Flat-panel TV industry faces bumpy road ahead
Though LCD panel prices remain solid, the average selling price of televisions continues to decline, which is bad news for consumer electronics retailers and all television brands.
Update:This blog has been corrected to reflect that the total flat-panel display business value represents global sales.
SAN DIEGO--This year could be a turning point for the flat-panel TV industry, as it decides how it will face the dual threats of market saturation and rapidly declining prices.
The total flat-panel display business in the worldwide in 2007 was $102 billion, up from $11 billion in 1998, according to DisplaySearch. And while that growth is encouraging, it's not necessarily good news for all sectors of the market.
One of the success stories is the rise of LCD (liquid crystal display) televisions, which finally overtook CRT (cathode ray tube) TVs in units shipped in 2007 for the first time ever. Other good news for the industry: the prices of the actual panels coming out of the factories owned by Sharp, Samsung, and others, were actually up last year, something that hadn't happened since early 2003, according to DisplaySearch. Panel suppliers engineered that by creating a shortage through carefully controlled inventory.
But the picture for the year ahead isn't as rosy for everyone.
"It's going to be a tough year for (original equipment manufacturers), brands, and retailers," Ross Young, president and founder of DisplaySearch, said here at the U.S. Flat Panel Display conference put on by his firm.
That's principally because the average selling price of flat-panel televisions in retail stores continue to drop, thanks to second- and third-tier TV makers that are driving down prices, as well as the growing power of Wal-Mart Stores and other mass-market retailers in the consumer electronics space.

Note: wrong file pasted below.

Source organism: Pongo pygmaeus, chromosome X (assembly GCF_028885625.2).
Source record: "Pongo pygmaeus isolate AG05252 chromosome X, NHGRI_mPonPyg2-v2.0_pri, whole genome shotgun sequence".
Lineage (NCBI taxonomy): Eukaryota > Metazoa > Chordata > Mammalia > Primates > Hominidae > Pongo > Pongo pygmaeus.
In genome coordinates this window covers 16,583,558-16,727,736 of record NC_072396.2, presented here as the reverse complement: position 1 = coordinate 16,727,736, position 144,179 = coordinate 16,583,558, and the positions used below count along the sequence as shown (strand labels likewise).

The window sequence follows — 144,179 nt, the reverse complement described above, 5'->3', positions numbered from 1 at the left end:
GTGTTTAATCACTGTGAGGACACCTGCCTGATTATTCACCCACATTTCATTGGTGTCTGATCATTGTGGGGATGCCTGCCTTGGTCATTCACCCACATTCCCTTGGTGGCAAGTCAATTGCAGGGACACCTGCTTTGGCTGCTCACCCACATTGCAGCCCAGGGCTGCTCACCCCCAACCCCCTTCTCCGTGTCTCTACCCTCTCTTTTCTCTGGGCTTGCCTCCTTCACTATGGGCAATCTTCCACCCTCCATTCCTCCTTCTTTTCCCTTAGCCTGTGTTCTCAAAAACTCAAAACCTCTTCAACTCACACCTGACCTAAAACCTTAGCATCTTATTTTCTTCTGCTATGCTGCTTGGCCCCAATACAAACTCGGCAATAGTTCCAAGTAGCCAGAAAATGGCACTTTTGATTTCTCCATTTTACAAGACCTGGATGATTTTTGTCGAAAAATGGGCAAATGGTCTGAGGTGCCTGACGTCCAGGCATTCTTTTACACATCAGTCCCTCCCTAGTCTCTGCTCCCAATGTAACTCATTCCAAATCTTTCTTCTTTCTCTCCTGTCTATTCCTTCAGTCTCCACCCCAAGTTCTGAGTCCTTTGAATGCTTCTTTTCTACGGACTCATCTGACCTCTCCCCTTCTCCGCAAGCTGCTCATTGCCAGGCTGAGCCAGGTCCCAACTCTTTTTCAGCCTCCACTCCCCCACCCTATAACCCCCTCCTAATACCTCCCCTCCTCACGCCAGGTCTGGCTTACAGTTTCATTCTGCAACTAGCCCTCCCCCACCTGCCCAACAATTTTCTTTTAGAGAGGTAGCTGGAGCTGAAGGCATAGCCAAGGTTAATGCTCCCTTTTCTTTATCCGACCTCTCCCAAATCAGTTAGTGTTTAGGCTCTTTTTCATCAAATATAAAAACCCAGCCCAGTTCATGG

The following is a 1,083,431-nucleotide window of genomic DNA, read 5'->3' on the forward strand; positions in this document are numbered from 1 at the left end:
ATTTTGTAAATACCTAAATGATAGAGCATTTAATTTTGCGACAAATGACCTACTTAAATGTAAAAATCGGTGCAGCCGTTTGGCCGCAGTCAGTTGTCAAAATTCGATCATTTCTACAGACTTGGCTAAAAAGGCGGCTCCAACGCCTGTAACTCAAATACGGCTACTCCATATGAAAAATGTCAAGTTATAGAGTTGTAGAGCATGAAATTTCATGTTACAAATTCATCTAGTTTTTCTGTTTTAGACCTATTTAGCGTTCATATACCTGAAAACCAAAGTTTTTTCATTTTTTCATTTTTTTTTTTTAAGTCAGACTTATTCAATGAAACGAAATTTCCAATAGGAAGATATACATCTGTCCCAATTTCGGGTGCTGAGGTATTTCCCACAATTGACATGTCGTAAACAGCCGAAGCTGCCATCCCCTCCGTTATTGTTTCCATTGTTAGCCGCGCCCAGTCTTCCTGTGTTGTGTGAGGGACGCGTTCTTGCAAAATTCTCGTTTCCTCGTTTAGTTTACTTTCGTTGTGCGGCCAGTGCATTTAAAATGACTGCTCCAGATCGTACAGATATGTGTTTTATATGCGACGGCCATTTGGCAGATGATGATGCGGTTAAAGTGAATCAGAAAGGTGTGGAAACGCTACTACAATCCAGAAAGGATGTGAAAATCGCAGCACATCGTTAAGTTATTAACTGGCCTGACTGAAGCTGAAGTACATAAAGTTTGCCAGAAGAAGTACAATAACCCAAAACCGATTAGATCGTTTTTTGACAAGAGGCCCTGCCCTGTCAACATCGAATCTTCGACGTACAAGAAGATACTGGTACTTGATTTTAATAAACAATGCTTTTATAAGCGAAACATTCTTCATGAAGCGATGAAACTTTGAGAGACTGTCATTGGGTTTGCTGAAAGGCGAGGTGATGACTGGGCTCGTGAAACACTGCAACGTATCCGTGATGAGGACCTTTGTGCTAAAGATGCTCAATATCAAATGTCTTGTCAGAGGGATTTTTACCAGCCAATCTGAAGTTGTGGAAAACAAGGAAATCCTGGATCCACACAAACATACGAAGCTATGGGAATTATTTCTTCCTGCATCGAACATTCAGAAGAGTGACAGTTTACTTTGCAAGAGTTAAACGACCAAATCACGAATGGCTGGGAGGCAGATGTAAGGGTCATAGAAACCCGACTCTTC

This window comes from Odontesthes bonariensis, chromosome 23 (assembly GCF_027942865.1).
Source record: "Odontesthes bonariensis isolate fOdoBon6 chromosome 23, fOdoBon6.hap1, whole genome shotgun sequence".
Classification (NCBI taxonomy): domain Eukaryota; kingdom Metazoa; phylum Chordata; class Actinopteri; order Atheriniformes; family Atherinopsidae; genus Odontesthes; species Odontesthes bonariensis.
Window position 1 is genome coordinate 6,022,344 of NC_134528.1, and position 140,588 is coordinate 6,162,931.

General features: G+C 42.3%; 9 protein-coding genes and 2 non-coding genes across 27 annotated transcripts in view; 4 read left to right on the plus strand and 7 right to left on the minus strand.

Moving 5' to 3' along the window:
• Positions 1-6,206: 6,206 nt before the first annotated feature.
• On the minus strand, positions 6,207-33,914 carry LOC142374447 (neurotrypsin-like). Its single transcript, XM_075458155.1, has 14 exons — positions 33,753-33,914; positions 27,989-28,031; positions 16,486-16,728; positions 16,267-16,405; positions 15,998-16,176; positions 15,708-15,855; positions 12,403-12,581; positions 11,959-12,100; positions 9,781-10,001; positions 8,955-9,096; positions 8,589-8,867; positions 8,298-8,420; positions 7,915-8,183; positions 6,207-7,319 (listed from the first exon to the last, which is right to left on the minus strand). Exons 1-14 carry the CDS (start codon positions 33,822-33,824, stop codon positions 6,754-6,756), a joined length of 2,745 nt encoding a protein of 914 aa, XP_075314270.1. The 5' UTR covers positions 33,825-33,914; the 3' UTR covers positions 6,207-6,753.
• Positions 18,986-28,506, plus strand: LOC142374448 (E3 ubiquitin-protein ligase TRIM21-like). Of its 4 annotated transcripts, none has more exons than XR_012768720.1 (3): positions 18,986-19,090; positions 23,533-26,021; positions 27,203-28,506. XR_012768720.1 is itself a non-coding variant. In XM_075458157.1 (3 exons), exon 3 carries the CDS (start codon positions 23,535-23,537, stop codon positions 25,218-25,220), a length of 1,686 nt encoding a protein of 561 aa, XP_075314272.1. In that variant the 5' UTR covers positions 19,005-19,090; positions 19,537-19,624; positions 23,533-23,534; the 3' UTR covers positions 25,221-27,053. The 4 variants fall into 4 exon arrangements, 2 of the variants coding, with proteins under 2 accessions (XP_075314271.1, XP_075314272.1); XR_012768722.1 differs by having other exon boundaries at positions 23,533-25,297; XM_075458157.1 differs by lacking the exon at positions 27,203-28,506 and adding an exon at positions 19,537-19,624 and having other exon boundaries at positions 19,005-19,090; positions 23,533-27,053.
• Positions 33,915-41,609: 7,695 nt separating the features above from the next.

Wal-Mart in particular is positioning itself as a place to buy traditional top-tier brands, not just cheap imports. It's expanding all consumer electronics offerings in its stores this coming year. Goldman Sachs analyst Matthew Fassler, who follows the CE industry, called it "a well-coordinated set-up" that displays and promotes brands like Samsung and Sony.
"Clearly, there's the beginning of a market-wide shift here, which for specialty retailers, doesn't bode all that well," Fassler said.
Sony first started offering specific models of its LCD TVs to Wal-Mart (and also to Target) midway through 2007 on a limited basis. Last week, Stan Glasgow, president of Sony Electronics in the U.S., told CNET News.com that his company would bein the deal with Wal-Mart by 40 percent.
There seems to be a number of shifts occuring, including one back toward the established brands like Sony, Sharp, and Samsung, and away from the smaller players.
"This could be a shake out year in LCD TV market," DisplaySearch's Young said.
More than others, he added, it will probably help Sony in particular. "They're well positioned in the high end of market, and well positioned to take lots of share. They're making a lot of aggressive moves with OEMs, which makes things more difficult for second and third tiers."
The signs are already pointing that direction. After a poor showing in the first half of 2007, Sony rebounded in a major way in the most recent holiday season and despite its tradition of charging higher prices than its competitors, came away in the fourth quarter of 2007 as.